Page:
Exercise Patience to Defeat Supply-Chain Issues
We get it. It’s that time of year, and everyone has a gift list that’s three miles long.
Families are coming back together for the first time and people are excited to see each other. After a year of privation for many, the holidays are an opportunity to lavish affection and gifts upon loved ones.
What many don’t understand, however, is that things aren’t quite back to normal…at least not just yet.
Supply Won’t Be Fixed So Quickly
Supply chains are obviously a big talking point this holiday season, and for good reason. Factories are still not operating with 100% staff, given the veracity and adaptability of the COVID-19 virus. Several countries are maintaining social distancing rules that limit the amount of available personnel for several industries. Additionally, shortages have been exacerbated by increased shipping delays and the theft of hundreds of shipping containers tied up in foreign ports.
We empathize with consumers who are frustrated by these unfortunate events. At the same time, we must stress that the situation is unprecedented.
Many economists agree that the damage to the supply-chain was another direct result of the pandemic; something no one could have predicted. While there seems to be progress in addressing the resulting delays, it’ll take months for supply chains to adapt to the “new normal.”
How Should Consumers Respond?
Retailers, suppliers, and shipping agencies are urging consumers to be aware of the continued problem. They request that buyers exercise patience when making purchases and ordering goods online.
It’s true that Black Friday weekend saw a slight dip in sales according to Adobe. However, sales are still expected to top last season’s numbers. Due to the uptick in supply-chain issues, many consumers opted to do their holiday shopping early in an effort to get ahead of the crisis. That’s a wise move, but there are still contributing factors that may yet cause further problems for supply.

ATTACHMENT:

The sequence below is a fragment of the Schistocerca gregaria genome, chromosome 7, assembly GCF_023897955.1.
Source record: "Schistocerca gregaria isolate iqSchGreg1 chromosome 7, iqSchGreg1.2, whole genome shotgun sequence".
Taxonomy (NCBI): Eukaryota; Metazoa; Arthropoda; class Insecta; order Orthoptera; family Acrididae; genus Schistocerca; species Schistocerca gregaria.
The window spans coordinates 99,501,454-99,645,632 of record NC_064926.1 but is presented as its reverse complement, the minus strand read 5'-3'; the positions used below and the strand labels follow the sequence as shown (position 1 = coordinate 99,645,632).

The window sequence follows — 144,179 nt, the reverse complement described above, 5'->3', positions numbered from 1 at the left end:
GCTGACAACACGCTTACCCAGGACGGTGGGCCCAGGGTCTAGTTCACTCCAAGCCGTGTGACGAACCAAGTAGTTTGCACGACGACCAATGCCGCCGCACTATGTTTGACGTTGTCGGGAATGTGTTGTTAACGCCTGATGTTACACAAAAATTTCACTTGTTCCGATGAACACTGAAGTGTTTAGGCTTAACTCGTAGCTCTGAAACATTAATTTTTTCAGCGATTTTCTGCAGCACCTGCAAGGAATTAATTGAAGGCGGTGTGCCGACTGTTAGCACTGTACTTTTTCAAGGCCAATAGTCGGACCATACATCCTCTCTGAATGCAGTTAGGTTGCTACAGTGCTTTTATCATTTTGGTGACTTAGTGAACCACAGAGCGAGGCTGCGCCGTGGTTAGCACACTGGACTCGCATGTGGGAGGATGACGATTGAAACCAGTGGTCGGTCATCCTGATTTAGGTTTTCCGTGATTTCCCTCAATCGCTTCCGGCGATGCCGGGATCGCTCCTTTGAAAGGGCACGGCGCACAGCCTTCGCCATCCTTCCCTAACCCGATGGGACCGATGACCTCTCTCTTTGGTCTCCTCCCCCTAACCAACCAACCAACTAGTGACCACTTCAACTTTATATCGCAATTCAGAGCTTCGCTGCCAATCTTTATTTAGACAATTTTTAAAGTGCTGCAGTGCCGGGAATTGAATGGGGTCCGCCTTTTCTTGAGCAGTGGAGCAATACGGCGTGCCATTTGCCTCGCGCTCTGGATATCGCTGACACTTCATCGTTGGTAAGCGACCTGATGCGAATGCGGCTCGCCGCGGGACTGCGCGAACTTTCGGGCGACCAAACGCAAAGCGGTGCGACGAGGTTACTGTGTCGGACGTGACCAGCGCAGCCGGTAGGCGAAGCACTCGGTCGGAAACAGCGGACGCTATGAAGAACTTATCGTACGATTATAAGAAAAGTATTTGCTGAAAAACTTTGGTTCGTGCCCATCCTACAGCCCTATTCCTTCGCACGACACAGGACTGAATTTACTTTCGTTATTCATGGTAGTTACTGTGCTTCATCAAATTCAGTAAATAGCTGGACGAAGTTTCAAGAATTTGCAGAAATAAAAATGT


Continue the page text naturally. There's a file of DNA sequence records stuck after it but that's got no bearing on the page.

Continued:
Post-holiday returns, for example, could aggravate existing supply-chain issues by clogging up mail and shipping services. This will place added burden on supplier logistics and fulfillment. In a system that has been teetering on the brink of collapse all year, an influx of returns, disputes, and chargebacks could push it over the edge.
Keep Calm and Carry On
We understand that our society has become accustomed to ‘on-demand’ goods and services. The ease of consumer purchasing power is part of what makes eCommerce so great. In these uncertain times, however, it is important to recognize that our lives are still being affected by the pandemic and may be for a while to come.
We encourage you to continue shopping online. After all, it helps makes our economy stronger and more resilient. Be aware, though, that goods may not always be available for purchase. They may also arrive outside of traditional shipping times, and returns may take longer to process. Leaping into disputes based on these shipping delays is a bad idea, as a spike in chargebacks will lead to even more delays.
The best response to these issues is to be as patient and realistic as possible. You must understand these purchasing and shipping delays before you buy.
When Will the Supply-Chain Go Back to Normal?
In short, no one knows. Top economists are scratching their heads at the situation, as the pandemic’s aftereffects continue to reverberate throughout society. Some argue that increased legislation may help to alleviate the economic stressors causing record supply and shipping delays.
In an interview for The Hill, Allianz Chief Economic Advisor Mohamed El-Erian warned that supply chain issues could lead to lower demand and ultimately further inflation woes. “I don’t think we have an issue with demand. I think incomes are strong. Retail sales are strong. Companies have lots of money. The problem is the supply side,” he said. “And unless we fix the supply side, it will contaminate the demand side. So that’s why it’s really important to focus on the two big issues that we have: supply disruptions and inflation.”
When asked how the trouble might be avoided in future, El-Erian continued, “Inflation is not transitory and it’s really important for the Fed to realize this because the worst thing that can happen is that in addition to the supply disruptions, we can’t do anything about, in addition to the labor shortages, they destabilize our expectations and we change behavior even faster.”